FormWalker – walking through form fields with the enter key

By | April 16, 2007

In conventional business applications users are used to navigate through form fields just by using the “enter” key rather than using the “tab” key. Especially on forms where they bung in a lot of numeric data (e.g. sales) it’s more common to use the numeric block (numlock) and therefore the “enter” key is more convenient to use … cause there is no tab key. I’ve just written a short javascript snippet which solves this problem. I call it FormWalking.

It’s a straight forward task so I dont really want to write a lot about (the code is at the bottom for all who cannot wait). What’s important is that it uses the prototypeJS library. Be sure to integrate it when using the FormWalker.

Usage: Just mark all your input fields with the CSS class “next” and the user will be able to “walk” through them (If the last field is reached the first field will be activated. so its kinda loop…). All other fields won’t be touched by the script:

  1. <input class="next" />

btw for all who dont know: it is possible to use more than one classname, just in case you need your own css class additionally. That would look like this somehow:

  1. <input class="myFreakyClass next" />

At the end of your form you load the FormWalker which will do all the stuff for you (attach the necessary events, etc)

/****
FormWalker – walk form fields using the enter key by just adding the css class “next”
to each field which should be “walkable”.
Michal Gabrukiewicz (FFTUIL – feel free to use it License)
****/
function FormWalker() {}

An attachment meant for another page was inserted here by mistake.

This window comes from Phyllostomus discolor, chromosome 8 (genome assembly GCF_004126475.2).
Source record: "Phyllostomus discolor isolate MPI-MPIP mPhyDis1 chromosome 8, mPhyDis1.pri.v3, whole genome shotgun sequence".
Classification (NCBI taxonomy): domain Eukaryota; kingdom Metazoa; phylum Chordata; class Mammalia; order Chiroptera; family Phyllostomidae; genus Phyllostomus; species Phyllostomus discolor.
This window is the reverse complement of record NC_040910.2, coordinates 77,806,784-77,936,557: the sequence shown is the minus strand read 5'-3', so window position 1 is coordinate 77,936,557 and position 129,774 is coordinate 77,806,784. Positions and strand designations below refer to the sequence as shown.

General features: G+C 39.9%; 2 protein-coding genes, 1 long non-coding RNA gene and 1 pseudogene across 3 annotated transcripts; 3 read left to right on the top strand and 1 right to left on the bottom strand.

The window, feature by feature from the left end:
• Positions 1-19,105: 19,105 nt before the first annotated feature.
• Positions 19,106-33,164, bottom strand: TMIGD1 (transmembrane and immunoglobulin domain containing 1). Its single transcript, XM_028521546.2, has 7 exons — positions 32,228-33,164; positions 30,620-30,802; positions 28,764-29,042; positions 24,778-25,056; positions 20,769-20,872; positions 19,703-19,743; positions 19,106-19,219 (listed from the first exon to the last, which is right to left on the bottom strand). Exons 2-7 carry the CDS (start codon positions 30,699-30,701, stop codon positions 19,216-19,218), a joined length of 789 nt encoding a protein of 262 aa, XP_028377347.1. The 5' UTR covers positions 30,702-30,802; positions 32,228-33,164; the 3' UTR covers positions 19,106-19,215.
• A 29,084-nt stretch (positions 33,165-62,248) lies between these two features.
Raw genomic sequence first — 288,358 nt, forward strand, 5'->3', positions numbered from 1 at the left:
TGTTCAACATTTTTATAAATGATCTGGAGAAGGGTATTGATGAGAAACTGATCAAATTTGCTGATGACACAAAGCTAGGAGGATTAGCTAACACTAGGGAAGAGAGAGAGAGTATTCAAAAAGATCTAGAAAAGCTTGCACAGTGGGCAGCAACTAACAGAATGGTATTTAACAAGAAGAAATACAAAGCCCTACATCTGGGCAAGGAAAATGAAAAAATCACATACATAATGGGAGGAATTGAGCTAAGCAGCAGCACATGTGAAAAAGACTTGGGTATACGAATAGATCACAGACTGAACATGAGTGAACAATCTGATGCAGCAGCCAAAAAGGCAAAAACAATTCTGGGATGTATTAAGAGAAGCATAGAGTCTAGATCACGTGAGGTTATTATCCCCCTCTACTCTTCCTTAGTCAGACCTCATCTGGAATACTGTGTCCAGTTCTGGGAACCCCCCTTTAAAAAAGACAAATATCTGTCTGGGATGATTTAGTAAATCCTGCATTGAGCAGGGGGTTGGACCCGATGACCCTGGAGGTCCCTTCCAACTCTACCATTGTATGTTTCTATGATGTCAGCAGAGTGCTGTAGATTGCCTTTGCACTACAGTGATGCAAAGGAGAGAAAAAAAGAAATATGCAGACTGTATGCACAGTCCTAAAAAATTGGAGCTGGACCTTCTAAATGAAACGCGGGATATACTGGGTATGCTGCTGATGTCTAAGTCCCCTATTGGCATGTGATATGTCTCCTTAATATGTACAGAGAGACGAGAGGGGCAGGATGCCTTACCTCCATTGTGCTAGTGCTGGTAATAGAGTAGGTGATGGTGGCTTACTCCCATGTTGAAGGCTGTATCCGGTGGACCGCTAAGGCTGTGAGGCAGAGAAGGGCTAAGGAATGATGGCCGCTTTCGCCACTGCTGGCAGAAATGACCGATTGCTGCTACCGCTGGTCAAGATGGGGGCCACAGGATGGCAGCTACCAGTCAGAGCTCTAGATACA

FormWalker.jumpNext = function(e) {
if (!this.nextElement) return false;
if (((window.event) ? window.event.keyCode : e.keyCode) == Event.KEY_RETURN) {
this.nextElement.activate();
return false;
}
return true;
}
FormWalker.load = function() {
nexts = document.getElementsByClassName(‘next’);
var prev = null;
for (i = 0; i

4 comments on “FormWalker – walking through form fields with the enter key

  1. Michal on said:

    forgot to say … at least prototype version 1.5 should be used.

  2. so – theres no key defined to submit the form, right?

    are the users of “conventional” business applications used to use the mouse after editing?

    I would love some kind of switch, which could automatically be attached to every form on the page so users can decide whether to use the “common approach” or the “gablib approach” :-)

    cheers!

  3. Michal on said:

    switching would be no problem. add buttons one which loads (FormWalker.load()) it and another one which remove the onkeydown eventhandler of each field…

  4. Max MISTRY on said:

    I am testing the ExtJS library for a project. can you guide me on how to include this feature in it?

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